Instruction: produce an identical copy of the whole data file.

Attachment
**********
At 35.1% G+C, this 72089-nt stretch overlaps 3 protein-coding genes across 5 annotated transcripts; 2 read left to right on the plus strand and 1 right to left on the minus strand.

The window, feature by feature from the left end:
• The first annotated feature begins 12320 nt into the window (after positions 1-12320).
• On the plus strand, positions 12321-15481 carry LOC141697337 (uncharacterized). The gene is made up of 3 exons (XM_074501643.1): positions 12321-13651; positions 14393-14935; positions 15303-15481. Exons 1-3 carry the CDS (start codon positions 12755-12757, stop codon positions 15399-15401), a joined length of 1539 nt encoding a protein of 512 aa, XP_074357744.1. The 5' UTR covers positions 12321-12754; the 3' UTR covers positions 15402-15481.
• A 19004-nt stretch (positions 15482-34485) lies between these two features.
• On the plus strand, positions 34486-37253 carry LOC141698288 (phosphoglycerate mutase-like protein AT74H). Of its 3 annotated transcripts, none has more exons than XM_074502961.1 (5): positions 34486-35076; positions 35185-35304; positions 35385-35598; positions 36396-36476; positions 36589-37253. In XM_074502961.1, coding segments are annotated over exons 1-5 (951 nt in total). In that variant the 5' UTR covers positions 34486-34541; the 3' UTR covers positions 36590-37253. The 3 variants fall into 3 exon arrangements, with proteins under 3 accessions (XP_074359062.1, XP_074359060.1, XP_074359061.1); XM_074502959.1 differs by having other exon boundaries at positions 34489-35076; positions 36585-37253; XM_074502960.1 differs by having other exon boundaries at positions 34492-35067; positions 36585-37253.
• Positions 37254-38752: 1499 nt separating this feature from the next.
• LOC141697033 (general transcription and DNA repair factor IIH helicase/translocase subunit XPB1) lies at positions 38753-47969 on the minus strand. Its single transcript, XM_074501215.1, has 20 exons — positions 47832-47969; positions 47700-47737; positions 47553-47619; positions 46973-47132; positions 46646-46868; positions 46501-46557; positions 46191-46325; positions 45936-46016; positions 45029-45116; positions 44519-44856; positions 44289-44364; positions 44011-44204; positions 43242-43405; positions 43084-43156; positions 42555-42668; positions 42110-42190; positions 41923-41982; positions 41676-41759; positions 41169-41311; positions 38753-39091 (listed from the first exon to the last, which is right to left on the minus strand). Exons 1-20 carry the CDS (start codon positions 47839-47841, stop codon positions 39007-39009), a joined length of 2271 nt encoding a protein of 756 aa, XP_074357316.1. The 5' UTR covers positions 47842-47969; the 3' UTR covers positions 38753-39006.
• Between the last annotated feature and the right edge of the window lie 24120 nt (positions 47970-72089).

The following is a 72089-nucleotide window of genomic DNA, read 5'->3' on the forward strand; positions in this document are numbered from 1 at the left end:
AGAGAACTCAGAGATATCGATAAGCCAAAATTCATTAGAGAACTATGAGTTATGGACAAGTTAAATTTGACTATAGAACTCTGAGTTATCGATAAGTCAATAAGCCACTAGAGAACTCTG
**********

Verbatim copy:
At 35.1% G+C, this 72089-nt stretch overlaps 3 protein-coding genes across 5 annotated transcripts; 2 read left to right on the plus strand and 1 right to left on the minus strand.

The window, feature by feature from the left end:
• The first annotated feature begins 12320 nt into the window (after positions 1-12320).
• On the plus strand, positions 12321-15481 carry LOC141697337 (uncharacterized). The gene is made up of 3 exons (XM_074501643.1): positions 12321-13651; positions 14393-14935; positions 15303-15481. Exons 1-3 carry the CDS (start codon positions 12755-12757, stop codon positions 15399-15401), a joined length of 1539 nt encoding a protein of 512 aa, XP_074357744.1. The 5' UTR covers positions 12321-12754; the 3' UTR covers positions 15402-15481.
• A 19004-nt stretch (positions 15482-34485) lies between these two features.
• On the plus strand, positions 34486-37253 carry LOC141698288 (phosphoglycerate mutase-like protein AT74H). Of its 3 annotated transcripts, none has more exons than XM_074502961.1 (5): positions 34486-35076; positions 35185-35304; positions 35385-35598; positions 36396-36476; positions 36589-37253. In XM_074502961.1, coding segments are annotated over exons 1-5 (951 nt in total). In that variant the 5' UTR covers positions 34486-34541; the 3' UTR covers positions 36590-37253. The 3 variants fall into 3 exon arrangements, with proteins under 3 accessions (XP_074359062.1, XP_074359060.1, XP_074359061.1); XM_074502959.1 differs by having other exon boundaries at positions 34489-35076; positions 36585-37253; XM_074502960.1 differs by having other exon boundaries at positions 34492-35067; positions 36585-37253.
• Positions 37254-38752: 1499 nt separating this feature from the next.
• LOC141697033 (general transcription and DNA repair factor IIH helicase/translocase subunit XPB1) lies at positions 38753-47969 on the minus strand. Its single transcript, XM_074501215.1, has 20 exons — positions 47832-47969; positions 47700-47737; positions 47553-47619; positions 46973-47132; positions 46646-46868; positions 46501-46557; positions 46191-46325; positions 45936-46016; positions 45029-45116; positions 44519-44856; positions 44289-44364; positions 44011-44204; positions 43242-43405; positions 43084-43156; positions 42555-42668; positions 42110-42190; positions 41923-41982; positions 41676-41759; positions 41169-41311; positions 38753-39091 (listed from the first exon to the last, which is right to left on the minus strand). Exons 1-20 carry the CDS (start codon positions 47839-47841, stop codon positions 39007-39009), a joined length of 2271 nt encoding a protein of 756 aa, XP_074357316.1. The 5' UTR covers positions 47842-47969; the 3' UTR covers positions 38753-39006.
• Between the last annotated feature and the right edge of the window lie 24120 nt (positions 47970-72089).

The following is a 72089-nucleotide window of genomic DNA, read 5'->3' on the forward strand; positions in this document are numbered from 1 at the left end:
AGAGAACTCAGAGATATCGATAAGCCAAAATTCATTAGAGAACTATGAGTTATGGACAAGTTAAATTTGACTATAGAACTCTGAGTTATCGATAAGTCAATAAGCCACTAGAGAACTCTG